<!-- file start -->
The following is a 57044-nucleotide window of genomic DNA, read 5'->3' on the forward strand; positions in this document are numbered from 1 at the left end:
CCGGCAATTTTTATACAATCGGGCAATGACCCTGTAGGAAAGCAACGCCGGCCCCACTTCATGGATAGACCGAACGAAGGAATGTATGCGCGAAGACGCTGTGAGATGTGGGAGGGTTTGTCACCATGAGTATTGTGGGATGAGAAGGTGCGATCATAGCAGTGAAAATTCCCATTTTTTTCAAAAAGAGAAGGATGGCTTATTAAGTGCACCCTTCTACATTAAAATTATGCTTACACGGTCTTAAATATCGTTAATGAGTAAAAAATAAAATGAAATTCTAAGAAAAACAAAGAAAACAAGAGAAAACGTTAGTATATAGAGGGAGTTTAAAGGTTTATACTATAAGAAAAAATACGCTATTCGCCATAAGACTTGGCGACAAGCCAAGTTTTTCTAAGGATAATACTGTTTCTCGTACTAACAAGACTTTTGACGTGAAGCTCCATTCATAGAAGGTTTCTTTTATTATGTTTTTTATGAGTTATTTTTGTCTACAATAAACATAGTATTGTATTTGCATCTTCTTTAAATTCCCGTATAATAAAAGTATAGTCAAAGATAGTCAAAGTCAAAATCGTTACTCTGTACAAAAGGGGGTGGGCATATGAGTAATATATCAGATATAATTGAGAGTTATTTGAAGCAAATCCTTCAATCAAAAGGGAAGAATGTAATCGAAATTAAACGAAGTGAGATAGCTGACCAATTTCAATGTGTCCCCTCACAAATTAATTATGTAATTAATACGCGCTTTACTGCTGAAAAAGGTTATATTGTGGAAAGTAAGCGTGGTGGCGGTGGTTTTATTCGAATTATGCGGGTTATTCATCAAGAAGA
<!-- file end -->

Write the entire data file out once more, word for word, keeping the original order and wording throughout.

The following is a 57044-nucleotide window of genomic DNA, read 5'->3' on the forward strand; positions in this document are numbered from 1 at the left end:
CCGGCAATTTTTATACAATCGGGCAATGACCCTGTAGGAAAGCAACGCCGGCCCCACTTCATGGATAGACCGAACGAAGGAATGTATGCGCGAAGACGCTGTGAGATGTGGGAGGGTTTGTCACCATGAGTATTGTGGGATGAGAAGGTGCGATCATAGCAGTGAAAATTCCCATTTTTTTCAAAAAGAGAAGGATGGCTTATTAAGTGCACCCTTCTACATTAAAATTATGCTTACACGGTCTTAAATATCGTTAATGAGTAAAAAATAAAATGAAATTCTAAGAAAAACAAAGAAAACAAGAGAAAACGTTAGTATATAGAGGGAGTTTAAAGGTTTATACTATAAGAAAAAATACGCTATTCGCCATAAGACTTGGCGACAAGCCAAGTTTTTCTAAGGATAATACTGTTTCTCGTACTAACAAGACTTTTGACGTGAAGCTCCATTCATAGAAGGTTTCTTTTATTATGTTTTTTATGAGTTATTTTTGTCTACAATAAACATAGTATTGTATTTGCATCTTCTTTAAATTCCCGTATAATAAAAGTATAGTCAAAGATAGTCAAAGTCAAAATCGTTACTCTGTACAAAAGGGGGTGGGCATATGAGTAATATATCAGATATAATTGAGAGTTATTTGAAGCAAATCCTTCAATCAAAAGGGAAGAATGTAATCGAAATTAAACGAAGTGAGATAGCTGACCAATTTCAATGTGTCCCCTCACAAATTAATTATGTAATTAATACGCGCTTTACTGCTGAAAAAGGTTATATTGTGGAAAGTAAGCGTGGTGGCGGTGGTTTTATTCGAATTATGCGGGTTATTCATCAAGAAGA